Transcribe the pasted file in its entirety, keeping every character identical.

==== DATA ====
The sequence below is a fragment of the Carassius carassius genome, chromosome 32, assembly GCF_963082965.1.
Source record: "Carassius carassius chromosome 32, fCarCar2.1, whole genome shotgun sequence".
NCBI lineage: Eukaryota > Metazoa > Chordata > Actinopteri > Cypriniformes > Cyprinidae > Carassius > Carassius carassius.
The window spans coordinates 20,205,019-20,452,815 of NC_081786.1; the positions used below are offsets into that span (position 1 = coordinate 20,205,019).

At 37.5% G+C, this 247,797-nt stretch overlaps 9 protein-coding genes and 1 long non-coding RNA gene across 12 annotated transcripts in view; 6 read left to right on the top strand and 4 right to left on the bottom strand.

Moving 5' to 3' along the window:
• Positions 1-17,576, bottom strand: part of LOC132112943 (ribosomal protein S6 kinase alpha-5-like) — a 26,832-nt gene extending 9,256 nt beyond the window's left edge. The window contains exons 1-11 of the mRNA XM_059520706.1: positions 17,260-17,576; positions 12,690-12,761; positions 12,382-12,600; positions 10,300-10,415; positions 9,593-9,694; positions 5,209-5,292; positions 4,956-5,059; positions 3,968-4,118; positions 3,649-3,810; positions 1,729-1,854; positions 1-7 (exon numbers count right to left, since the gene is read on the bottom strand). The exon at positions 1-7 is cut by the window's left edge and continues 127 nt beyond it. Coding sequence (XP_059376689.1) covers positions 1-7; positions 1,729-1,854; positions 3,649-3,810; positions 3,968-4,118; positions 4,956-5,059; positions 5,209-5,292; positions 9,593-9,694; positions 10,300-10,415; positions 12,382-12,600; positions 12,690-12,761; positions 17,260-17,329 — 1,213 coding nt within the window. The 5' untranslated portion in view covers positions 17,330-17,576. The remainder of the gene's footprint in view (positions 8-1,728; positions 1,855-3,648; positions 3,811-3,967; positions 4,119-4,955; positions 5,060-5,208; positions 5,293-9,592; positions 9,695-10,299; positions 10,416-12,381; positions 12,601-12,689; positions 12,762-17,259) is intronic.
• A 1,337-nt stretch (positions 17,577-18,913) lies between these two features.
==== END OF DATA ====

The sequence below is a fragment of the Carassius carassius genome, chromosome 32, assembly GCF_963082965.1.
Source record: "Carassius carassius chromosome 32, fCarCar2.1, whole genome shotgun sequence".
NCBI lineage: Eukaryota > Metazoa > Chordata > Actinopteri > Cypriniformes > Cyprinidae > Carassius > Carassius carassius.
The window spans coordinates 20,205,019-20,452,815 of NC_081786.1; the positions used below are offsets into that span (position 1 = coordinate 20,205,019).

At 37.5% G+C, this 247,797-nt stretch overlaps 9 protein-coding genes and 1 long non-coding RNA gene across 12 annotated transcripts in view; 6 read left to right on the top strand and 4 right to left on the bottom strand.

Moving 5' to 3' along the window:
• Positions 1-17,576, bottom strand: part of LOC132112943 (ribosomal protein S6 kinase alpha-5-like) — a 26,832-nt gene extending 9,256 nt beyond the window's left edge. The window contains exons 1-11 of the mRNA XM_059520706.1: positions 17,260-17,576; positions 12,690-12,761; positions 12,382-12,600; positions 10,300-10,415; positions 9,593-9,694; positions 5,209-5,292; positions 4,956-5,059; positions 3,968-4,118; positions 3,649-3,810; positions 1,729-1,854; positions 1-7 (exon numbers count right to left, since the gene is read on the bottom strand). The exon at positions 1-7 is cut by the window's left edge and continues 127 nt beyond it. Coding sequence (XP_059376689.1) covers positions 1-7; positions 1,729-1,854; positions 3,649-3,810; positions 3,968-4,118; positions 4,956-5,059; positions 5,209-5,292; positions 9,593-9,694; positions 10,300-10,415; positions 12,382-12,600; positions 12,690-12,761; positions 17,260-17,329 — 1,213 coding nt within the window. The 5' untranslated portion in view covers positions 17,330-17,576. The remainder of the gene's footprint in view (positions 8-1,728; positions 1,855-3,648; positions 3,811-3,967; positions 4,119-4,955; positions 5,060-5,208; positions 5,293-9,592; positions 9,695-10,299; positions 10,416-12,381; positions 12,601-12,689; positions 12,762-17,259) is intronic.
• A 1,337-nt stretch (positions 17,577-18,913) lies between these two features.